I had to grip the bat with four fingers, it wasn't natural: Cheteshwar Pujara
- Match by match, session by session, Pujara spoke about the experience of being in the thick of action in a historic series and on how he made a gash through Australia's plans mid-way through the series.
The eleven body blows Cheteshwar Pujara took during his courageous innings on day 5 of the Brisbane Test symbolized the fight India showed to win a coveted series in Australia. On that day, Pujara was determined to thwart the Australian bowling by any means possible; he responded to a barrage of short balls by refusing to pull or use the bat to defend. To minimize his chances of offering a catch, he put his body on the line instead.
"It wasn’t the toughest thing to face," Pujara said in a sweeping interview. "It can be painful, but you are not getting out.”
Match by match, session by session, Pujara spoke about the experience of being in the thick of action in a historic series and on how he made a gash through Australia's plans mid-way through the series.
You were the only Indian player other than Ajinkya Rahane to play all the 4 tests, yet India won. It was an incredible series.
It was a great series. We started very confident, having played well last time (2018-19). We started off well, we were ahead on the first two days at Adelaide. Then, on the third day, in one hour, we lost the game. There was disappointment, but the way we came back, it was one of the best comebacks in my cricketing career. If I have to rate the best Test series against Australia, I will be confused between the 2017 series at home, the series in 2018-19, and this one. With the side we had, this one will be one of the best.
Your thoughts on how Rahane handled things after taking over from Virat Kohli?
I am not going into any comparisons. But if it was any other person other than him…it wasn’t easy. Virat had gone back, we lost the first Test, we had so many injuries. Even if Virat was there, it would have been one of the most difficult situations to be part of as a captain, after losing so many key players. It was really admirable the way Jinks was backing his bowlers. He was really calm. Despite the first loss, we stuck together and kept believing that we can win this series.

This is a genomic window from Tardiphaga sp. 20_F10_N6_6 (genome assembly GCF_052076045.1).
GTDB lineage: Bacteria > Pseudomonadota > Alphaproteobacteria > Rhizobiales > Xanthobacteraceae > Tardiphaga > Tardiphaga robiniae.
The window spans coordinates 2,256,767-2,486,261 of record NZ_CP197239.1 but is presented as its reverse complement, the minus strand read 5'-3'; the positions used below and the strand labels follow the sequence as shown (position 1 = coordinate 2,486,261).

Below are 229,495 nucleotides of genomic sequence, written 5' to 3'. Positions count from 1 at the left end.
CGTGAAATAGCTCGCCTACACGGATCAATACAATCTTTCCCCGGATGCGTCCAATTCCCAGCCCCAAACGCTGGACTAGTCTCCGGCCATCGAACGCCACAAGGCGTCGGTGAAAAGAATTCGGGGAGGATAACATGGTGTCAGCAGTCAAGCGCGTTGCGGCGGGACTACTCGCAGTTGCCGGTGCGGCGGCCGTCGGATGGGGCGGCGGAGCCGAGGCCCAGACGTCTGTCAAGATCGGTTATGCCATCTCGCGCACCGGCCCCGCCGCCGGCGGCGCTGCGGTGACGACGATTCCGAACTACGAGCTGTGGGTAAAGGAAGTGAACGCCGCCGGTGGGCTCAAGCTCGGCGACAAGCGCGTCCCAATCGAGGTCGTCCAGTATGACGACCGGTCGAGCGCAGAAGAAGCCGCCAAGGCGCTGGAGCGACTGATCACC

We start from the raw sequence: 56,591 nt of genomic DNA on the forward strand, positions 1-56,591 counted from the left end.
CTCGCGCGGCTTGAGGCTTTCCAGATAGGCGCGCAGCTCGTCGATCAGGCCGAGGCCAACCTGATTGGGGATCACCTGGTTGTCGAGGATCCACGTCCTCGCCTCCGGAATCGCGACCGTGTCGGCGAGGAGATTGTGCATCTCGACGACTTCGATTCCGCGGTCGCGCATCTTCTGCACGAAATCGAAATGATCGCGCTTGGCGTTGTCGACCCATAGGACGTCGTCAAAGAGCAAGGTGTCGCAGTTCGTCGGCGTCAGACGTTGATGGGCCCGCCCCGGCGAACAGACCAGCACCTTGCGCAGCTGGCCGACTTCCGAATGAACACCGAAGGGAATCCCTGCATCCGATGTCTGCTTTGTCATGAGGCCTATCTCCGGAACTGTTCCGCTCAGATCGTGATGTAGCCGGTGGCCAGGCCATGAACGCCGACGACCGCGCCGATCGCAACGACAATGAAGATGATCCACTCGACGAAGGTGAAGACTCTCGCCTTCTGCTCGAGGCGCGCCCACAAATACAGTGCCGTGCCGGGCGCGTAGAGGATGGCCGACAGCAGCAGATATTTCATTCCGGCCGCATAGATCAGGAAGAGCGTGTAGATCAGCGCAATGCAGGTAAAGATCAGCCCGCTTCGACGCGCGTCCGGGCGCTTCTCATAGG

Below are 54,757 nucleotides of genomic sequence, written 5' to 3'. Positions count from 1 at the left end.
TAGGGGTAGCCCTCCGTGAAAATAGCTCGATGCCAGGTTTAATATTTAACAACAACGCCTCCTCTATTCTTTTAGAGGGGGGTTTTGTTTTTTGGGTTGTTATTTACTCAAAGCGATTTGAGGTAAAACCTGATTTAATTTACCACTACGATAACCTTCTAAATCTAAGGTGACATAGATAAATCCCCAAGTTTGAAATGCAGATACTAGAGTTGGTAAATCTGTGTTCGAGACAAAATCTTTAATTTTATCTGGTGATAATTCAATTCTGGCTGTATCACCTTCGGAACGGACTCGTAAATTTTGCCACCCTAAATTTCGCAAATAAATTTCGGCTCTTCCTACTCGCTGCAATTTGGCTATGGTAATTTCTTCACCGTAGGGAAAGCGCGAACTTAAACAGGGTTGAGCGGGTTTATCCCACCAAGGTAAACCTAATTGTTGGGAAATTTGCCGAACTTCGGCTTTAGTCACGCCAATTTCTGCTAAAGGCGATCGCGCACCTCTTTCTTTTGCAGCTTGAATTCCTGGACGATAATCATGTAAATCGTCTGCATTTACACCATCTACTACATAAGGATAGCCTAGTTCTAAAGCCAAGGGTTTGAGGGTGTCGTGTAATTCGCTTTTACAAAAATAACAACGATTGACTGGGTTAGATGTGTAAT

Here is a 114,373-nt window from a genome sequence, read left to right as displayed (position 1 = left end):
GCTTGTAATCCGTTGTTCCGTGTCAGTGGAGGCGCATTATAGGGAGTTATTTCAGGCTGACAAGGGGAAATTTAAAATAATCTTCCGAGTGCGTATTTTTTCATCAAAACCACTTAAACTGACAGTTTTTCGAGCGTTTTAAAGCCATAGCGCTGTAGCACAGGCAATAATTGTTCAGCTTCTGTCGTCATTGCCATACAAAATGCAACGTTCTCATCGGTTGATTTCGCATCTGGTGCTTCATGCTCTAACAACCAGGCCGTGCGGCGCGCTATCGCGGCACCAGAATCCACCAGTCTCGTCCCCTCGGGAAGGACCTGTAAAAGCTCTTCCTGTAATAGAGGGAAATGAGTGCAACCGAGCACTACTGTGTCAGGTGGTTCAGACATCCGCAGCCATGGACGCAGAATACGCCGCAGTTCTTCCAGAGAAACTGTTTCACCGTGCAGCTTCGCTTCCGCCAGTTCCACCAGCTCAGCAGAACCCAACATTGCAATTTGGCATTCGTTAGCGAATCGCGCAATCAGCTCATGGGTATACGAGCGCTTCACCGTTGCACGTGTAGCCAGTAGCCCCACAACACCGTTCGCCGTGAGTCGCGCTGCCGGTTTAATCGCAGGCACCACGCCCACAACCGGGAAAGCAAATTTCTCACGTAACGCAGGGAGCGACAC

Let’s come to that last innings in Brisbane first. How many bruises did you have on the body?
There were many. It was expected, very normal. I have been hit many times on the body. My wife and daughter were a little concerned initially, but I told them that there was nothing serious. I had a clear game plan on day 5. I felt it was important for us not to lose too many wickets in the first session. If they had to be in the game, they had to pick wickets in the first session. It was the most crucial one. They were coming really hard at us. We (Pujara and Shubman Gill) played really well in that session. I got hit many times, but my wicket was very important. If we had lost any crucial wickets in that session, then we would have been in trouble. We knew that there was variable bounce on that wicket. I got hit only from one end. From that particular end, it was difficult to judge the bounce. If you look at Australia’s second innings, most of their batters struggled, and we picked up wickets from that end. I faced most of the deliveries in that particular session from that end. I was just trying to bat that session out.
You had the option to get on top of the ball, or bring the pull shot out, but you decided to take it on the body.
The thing with variable bounce is, if you look to take bowlers on, then you can get a top edge. We saw that a couple of their batters were out playing pull shots. (Marnus) Labuschagne in the first innings, and Matthew Wade also got out pulling. In the second innings that I was playing, taking it on wasn’t a great option, considering the match situation. My pull-shot is not one of the best. It’s not that I can’t play a pull shot, but I wouldn’t risk it at that point of time. The way the game was positioned, my wicket had more value than getting a couple of boundaries. Also, defending the ball or getting on top of the bounce was risky. The way Steve Smith got out (second innings), he also tried that, but couldn’t control. From the crack you never know what will happen. If you try and get on top of the ball, sometimes you will glove it. I felt if there is extra bounce which I couldn’t control, then it could hit my glove. I would rather take it on the body and at least stay on the wicket.